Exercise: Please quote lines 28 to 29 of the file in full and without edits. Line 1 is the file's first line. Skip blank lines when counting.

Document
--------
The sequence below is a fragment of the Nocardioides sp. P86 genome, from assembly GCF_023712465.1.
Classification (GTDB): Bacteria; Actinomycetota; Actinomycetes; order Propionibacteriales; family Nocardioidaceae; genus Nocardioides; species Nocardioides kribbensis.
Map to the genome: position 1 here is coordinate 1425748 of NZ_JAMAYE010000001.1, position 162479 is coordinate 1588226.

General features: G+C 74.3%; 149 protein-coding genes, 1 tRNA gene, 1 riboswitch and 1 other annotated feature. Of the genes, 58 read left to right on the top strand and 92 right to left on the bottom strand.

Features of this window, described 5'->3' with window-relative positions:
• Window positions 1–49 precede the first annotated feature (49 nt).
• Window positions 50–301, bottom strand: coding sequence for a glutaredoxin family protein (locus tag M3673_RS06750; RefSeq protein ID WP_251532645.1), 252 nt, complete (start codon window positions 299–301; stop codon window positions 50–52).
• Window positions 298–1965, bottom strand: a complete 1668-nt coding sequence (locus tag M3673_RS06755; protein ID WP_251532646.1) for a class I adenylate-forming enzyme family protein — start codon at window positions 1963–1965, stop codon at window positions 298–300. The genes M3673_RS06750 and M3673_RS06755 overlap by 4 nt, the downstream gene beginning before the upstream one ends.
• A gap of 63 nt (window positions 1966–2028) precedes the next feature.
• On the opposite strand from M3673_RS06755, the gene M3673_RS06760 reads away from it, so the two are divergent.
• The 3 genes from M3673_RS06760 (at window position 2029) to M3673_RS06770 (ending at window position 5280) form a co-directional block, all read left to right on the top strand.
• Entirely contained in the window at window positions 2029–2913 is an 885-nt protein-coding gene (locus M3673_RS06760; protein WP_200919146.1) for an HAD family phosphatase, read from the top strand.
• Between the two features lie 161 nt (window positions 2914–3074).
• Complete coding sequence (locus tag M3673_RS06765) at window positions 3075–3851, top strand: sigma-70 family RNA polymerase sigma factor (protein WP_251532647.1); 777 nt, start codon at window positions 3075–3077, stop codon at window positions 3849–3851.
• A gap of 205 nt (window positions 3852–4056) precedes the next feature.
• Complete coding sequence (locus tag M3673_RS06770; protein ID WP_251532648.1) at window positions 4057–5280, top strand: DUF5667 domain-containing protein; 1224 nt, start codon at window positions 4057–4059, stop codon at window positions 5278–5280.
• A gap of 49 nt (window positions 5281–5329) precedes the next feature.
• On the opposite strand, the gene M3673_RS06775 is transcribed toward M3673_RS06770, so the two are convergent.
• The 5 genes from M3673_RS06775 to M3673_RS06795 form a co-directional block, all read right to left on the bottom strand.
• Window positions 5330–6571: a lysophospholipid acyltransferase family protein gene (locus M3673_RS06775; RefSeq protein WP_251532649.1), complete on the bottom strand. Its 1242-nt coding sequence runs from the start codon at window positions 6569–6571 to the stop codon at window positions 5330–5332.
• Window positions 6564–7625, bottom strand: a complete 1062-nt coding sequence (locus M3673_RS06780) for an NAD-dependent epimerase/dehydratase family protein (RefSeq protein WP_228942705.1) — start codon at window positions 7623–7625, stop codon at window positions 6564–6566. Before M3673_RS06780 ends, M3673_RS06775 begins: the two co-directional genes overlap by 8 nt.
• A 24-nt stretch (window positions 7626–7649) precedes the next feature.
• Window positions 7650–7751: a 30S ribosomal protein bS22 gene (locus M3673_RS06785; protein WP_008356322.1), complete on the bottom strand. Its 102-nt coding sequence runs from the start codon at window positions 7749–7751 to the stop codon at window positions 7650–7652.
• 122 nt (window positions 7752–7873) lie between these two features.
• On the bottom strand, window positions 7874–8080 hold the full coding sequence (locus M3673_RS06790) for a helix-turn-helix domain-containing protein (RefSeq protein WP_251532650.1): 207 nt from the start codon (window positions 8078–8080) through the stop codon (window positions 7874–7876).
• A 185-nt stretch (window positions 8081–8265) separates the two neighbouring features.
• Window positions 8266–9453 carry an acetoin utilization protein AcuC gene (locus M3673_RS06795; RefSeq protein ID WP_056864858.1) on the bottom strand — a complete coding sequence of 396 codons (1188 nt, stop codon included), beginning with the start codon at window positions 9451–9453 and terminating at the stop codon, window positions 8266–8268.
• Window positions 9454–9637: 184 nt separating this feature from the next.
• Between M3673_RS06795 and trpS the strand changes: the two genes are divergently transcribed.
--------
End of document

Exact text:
• Window positions 9454–9637: 184 nt separating this feature from the next.
• Between M3673_RS06795 and trpS the strand changes: the two genes are divergently transcribed.